They sound about as exciting as buying tube socks, but proposed administrative rules will help put Montanans back in control of state elections after being overruled by the U.S. Supreme Court, state officials believe. The rules, written by Commissioner of Political Practices Jonathan Motl and currently open for public comment, are meant to strengthen campaign disclosure requirements after the high court threw out Montana’s Corrupt Practices Act, a 1912 law that banned corporate political spending. The justices said such spending is a constitutionally protected form of speech. After the ruling, “social welfare” corporations — known by their IRS tax-exempt status 501©4, which don’t disclose their donors — began to hammer Montana candidates using “issue ads.”
Unfettered by contribution limits, the nonprofits would buy negative campaign ads in the mail or on TV and radio stations, usually in the week before the election. The ads mostly targeted Democrats and moderate Republicans who refused to sign ideological pledges. Sen. Duane Ankney, R-Colstrip, described the experience as getting “bushwhacked.”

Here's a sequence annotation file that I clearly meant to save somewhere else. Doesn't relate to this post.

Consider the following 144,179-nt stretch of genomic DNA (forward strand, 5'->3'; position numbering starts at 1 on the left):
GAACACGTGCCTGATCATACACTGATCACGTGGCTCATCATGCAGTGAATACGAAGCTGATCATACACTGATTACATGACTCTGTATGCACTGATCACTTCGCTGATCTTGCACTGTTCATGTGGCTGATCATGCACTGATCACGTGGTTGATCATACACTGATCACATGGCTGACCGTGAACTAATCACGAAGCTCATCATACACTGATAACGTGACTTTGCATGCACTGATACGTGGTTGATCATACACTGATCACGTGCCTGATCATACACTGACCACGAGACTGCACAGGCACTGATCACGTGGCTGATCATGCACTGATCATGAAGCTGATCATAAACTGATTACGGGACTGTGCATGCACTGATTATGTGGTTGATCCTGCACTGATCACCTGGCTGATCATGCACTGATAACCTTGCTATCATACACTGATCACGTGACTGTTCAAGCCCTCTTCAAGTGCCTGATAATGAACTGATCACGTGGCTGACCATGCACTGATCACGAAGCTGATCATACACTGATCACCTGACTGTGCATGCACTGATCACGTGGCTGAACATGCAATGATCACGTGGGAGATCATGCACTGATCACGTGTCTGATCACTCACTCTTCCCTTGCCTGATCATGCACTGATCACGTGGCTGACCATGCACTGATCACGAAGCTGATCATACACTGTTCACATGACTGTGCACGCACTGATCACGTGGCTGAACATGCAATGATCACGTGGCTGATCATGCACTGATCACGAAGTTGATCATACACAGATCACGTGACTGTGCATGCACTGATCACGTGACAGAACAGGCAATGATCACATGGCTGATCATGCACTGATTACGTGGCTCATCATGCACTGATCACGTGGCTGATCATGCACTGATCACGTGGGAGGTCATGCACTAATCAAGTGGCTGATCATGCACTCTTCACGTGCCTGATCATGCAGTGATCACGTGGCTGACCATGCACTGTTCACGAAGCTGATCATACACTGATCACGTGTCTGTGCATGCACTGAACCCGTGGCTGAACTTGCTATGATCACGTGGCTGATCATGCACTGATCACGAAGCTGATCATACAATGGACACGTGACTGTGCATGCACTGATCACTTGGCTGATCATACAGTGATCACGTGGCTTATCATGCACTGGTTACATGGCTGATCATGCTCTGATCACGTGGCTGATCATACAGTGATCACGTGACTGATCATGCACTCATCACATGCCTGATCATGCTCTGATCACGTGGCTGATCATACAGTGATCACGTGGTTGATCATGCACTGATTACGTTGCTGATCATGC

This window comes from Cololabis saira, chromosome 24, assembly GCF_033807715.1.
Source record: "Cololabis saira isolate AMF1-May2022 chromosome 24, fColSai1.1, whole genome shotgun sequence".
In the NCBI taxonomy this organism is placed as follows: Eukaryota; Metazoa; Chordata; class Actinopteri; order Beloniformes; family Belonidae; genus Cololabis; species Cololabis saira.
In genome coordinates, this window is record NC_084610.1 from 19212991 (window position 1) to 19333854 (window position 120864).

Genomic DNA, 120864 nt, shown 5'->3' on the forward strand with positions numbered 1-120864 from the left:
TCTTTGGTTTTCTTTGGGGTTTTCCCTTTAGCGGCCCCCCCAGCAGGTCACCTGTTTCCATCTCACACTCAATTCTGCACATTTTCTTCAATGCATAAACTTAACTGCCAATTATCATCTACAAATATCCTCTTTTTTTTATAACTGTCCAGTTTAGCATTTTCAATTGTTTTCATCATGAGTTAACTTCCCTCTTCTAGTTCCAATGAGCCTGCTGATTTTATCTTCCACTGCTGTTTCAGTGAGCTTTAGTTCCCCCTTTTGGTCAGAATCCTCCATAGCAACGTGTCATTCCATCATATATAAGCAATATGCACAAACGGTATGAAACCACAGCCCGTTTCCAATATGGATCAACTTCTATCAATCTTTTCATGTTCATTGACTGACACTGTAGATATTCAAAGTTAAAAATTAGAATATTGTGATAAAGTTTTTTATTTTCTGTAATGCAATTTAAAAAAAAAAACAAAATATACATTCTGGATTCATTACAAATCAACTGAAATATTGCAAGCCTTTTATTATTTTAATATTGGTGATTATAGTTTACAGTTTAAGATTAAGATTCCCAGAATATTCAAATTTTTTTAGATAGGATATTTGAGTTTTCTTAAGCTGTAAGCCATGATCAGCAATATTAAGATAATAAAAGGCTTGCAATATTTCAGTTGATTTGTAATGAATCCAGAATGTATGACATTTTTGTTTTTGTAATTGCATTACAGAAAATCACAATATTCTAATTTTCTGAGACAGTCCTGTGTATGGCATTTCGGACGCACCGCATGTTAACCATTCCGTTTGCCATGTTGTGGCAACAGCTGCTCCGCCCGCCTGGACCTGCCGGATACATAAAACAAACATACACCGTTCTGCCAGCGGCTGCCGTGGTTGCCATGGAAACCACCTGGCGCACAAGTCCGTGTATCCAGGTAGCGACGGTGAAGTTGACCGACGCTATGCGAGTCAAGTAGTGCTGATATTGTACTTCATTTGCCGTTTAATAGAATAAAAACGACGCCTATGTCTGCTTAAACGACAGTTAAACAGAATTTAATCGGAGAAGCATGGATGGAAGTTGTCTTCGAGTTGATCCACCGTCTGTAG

Those political ambushes motivated the Republicans who survived them to ally with Democratic lawmakers to pass Senate Bill 289 — the Disclose Act — during the 2015 session.
That law gave the commissioner rule-making authority, and before his rules can become law, the public can comment, a process that started Aug. 13 and includes public meetings in Helena on Sept. 2 and Sept. 3.